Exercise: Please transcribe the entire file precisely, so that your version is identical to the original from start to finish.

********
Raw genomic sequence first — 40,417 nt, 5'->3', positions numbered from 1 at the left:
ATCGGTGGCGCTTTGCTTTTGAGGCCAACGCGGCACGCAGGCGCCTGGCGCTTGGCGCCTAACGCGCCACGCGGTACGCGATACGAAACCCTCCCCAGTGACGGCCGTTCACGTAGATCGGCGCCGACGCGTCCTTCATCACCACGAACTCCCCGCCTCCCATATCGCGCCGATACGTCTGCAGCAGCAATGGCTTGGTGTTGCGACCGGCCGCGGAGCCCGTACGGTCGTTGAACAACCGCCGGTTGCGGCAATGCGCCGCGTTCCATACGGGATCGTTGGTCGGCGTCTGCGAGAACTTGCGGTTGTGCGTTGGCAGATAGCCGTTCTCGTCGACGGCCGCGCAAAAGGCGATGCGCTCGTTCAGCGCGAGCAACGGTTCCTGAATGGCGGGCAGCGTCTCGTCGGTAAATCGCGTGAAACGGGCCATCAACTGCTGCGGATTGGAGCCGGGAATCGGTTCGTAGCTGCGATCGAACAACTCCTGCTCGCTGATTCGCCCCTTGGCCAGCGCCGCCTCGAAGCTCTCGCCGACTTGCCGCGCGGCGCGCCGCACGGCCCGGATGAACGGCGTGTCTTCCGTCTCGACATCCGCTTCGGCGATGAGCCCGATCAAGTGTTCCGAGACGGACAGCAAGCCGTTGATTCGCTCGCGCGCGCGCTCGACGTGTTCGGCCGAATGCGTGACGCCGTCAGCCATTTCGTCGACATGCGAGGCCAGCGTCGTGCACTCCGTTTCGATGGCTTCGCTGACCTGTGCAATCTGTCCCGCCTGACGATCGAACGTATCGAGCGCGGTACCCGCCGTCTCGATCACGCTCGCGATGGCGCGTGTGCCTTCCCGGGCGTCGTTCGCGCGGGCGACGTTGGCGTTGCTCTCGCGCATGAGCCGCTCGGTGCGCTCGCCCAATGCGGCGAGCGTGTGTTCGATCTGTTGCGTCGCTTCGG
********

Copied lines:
Raw genomic sequence first — 40,417 nt, 5'->3', positions numbered from 1 at the left:
ATCGGTGGCGCTTTGCTTTTGAGGCCAACGCGGCACGCAGGCGCCTGGCGCTTGGCGCCTAACGCGCCACGCGGTACGCGATACGAAACCCTCCCCAGTGACGGCCGTTCACGTAGATCGGCGCCGACGCGTCCTTCATCACCACGAACTCCCCGCCTCCCATATCGCGCCGATACGTCTGCAGCAGCAATGGCTTGGTGTTGCGACCGGCCGCGGAGCCCGTACGGTCGTTGAACAACCGCCGGTTGCGGCAATGCGCCGCGTTCCATACGGGATCGTTGGTCGGCGTCTGCGAGAACTTGCGGTTGTGCGTTGGCAGATAGCCGTTCTCGTCGACGGCCGCGCAAAAGGCGATGCGCTCGTTCAGCGCGAGCAACGGTTCCTGAATGGCGGGCAGCGTCTCGTCGGTAAATCGCGTGAAACGGGCCATCAACTGCTGCGGATTGGAGCCGGGAATCGGTTCGTAGCTGCGATCGAACAACTCCTGCTCGCTGATTCGCCCCTTGGCCAGCGCCGCCTCGAAGCTCTCGCCGACTTGCCGCGCGGCGCGCCGCACGGCCCGGATGAACGGCGTGTCTTCCGTCTCGACATCCGCTTCGGCGATGAGCCCGATCAAGTGTTCCGAGACGGACAGCAAGCCGTTGATTCGCTCGCGCGCGCGCTCGACGTGTTCGGCCGAATGCGTGACGCCGTCAGCCATTTCGTCGACATGCGAGGCCAGCGTCGTGCACTCCGTTTCGATGGCTTCGCTGACCTGTGCAATCTGTCCCGCCTGACGATCGAACGTATCGAGCGCGGTACCCGCCGTCTCGATCACGCTCGCGATGGCGCGTGTGCCTTCCCGGGCGTCGTTCGCGCGGGCGACGTTGGCGTTGCTCTCGCGCATGAGCCGCTCGGTGCGCTCGCCCAATGCGGCGAGCGTGTGTTCGATCTGTTGCGTCGCTTCGG